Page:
Gabriel Conroy was born in Los Angeles, California, in 1967. After high school, he joined the armed forces and was stationed in Germany for several years. He discovered his love for writing while traveling through Europe. When he returned to the States, he studied Journalism at Los Angeles City College and UCLA, and currently works as a freelance journalist, writer and translator. Mr. Conroy is married and has a dog and a cat.
John Sinclair: Episode 12
Digital original edition
Bastei Entertainment is an imprint of Bastei Lübbe AG
Copyright © 2016 by Bastei Lübbe AG, Schanzenstraße 6-20, 51063 Cologne, Germany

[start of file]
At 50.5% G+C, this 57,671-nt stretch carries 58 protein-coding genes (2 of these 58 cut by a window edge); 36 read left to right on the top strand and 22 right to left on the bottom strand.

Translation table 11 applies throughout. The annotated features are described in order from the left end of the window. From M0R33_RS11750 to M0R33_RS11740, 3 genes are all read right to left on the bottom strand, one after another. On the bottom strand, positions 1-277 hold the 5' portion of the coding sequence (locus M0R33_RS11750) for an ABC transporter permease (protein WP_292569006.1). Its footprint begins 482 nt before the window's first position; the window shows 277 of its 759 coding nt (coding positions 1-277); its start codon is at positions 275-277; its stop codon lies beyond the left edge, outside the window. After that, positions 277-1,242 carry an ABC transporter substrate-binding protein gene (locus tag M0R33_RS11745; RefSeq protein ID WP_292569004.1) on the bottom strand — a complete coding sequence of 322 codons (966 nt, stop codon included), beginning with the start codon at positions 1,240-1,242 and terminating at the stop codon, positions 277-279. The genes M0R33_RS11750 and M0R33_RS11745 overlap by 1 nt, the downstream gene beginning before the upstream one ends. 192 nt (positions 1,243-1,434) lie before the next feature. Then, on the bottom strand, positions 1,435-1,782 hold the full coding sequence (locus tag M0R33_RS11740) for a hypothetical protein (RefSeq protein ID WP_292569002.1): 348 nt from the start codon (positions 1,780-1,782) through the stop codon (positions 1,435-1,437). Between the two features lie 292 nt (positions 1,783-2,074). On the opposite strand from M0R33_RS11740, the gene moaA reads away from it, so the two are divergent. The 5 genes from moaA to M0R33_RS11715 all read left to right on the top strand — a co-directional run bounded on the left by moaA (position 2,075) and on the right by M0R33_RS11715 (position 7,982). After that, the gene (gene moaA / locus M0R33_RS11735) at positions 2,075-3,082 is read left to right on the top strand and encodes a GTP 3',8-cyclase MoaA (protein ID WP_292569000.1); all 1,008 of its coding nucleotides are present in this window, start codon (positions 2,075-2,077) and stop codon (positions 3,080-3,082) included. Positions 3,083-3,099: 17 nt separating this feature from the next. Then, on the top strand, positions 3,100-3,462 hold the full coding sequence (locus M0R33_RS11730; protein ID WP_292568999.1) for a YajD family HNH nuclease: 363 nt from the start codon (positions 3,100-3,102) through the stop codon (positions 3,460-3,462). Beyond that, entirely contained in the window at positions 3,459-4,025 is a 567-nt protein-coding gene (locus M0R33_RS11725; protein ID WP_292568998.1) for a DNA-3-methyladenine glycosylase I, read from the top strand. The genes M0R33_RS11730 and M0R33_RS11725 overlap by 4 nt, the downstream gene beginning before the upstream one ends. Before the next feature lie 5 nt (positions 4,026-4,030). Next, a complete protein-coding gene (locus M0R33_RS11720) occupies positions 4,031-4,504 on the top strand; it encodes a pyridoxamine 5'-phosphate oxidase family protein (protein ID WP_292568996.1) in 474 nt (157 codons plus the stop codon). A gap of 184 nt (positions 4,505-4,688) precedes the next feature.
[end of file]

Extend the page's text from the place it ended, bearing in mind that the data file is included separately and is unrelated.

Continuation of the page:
Written by Gabriel Conroy
Edited by Amanda Wright
Project editor: Kathrin Kummer
Cover design: © by Michael Potrafke
Cover illustration: © Andreas Gradin/shutterstock
eBook production: Urban SatzKonzept, Düsseldorf
Ashbury, Northumberland. 9:38 p.m.
Somewhere in the distance, he could smell the scent of human flesh.
A child’s flesh, to be precise. He raised his head and stood perfectly still, his misshapen body hunched over, hiding in the underbrush outside the village.
He sniffed the air.
The smell was very faint, like a silken thread, finely woven into the fabric of the night and its many odors, but there it was: A boy, no older than six or seven, his blood hot and strong and healthy. The scent was so sweet, so powerful that he could pick it up despite the heavy rain.
Cascabel swallowed hard and licked the rainwater off his lips. He was hungry. He hadn’t eaten in days. A few nights ago, he had managed to catch a rat, but what a miserable meal that had been. The meat had been tough and sinewy. He longed for sweeter flesh.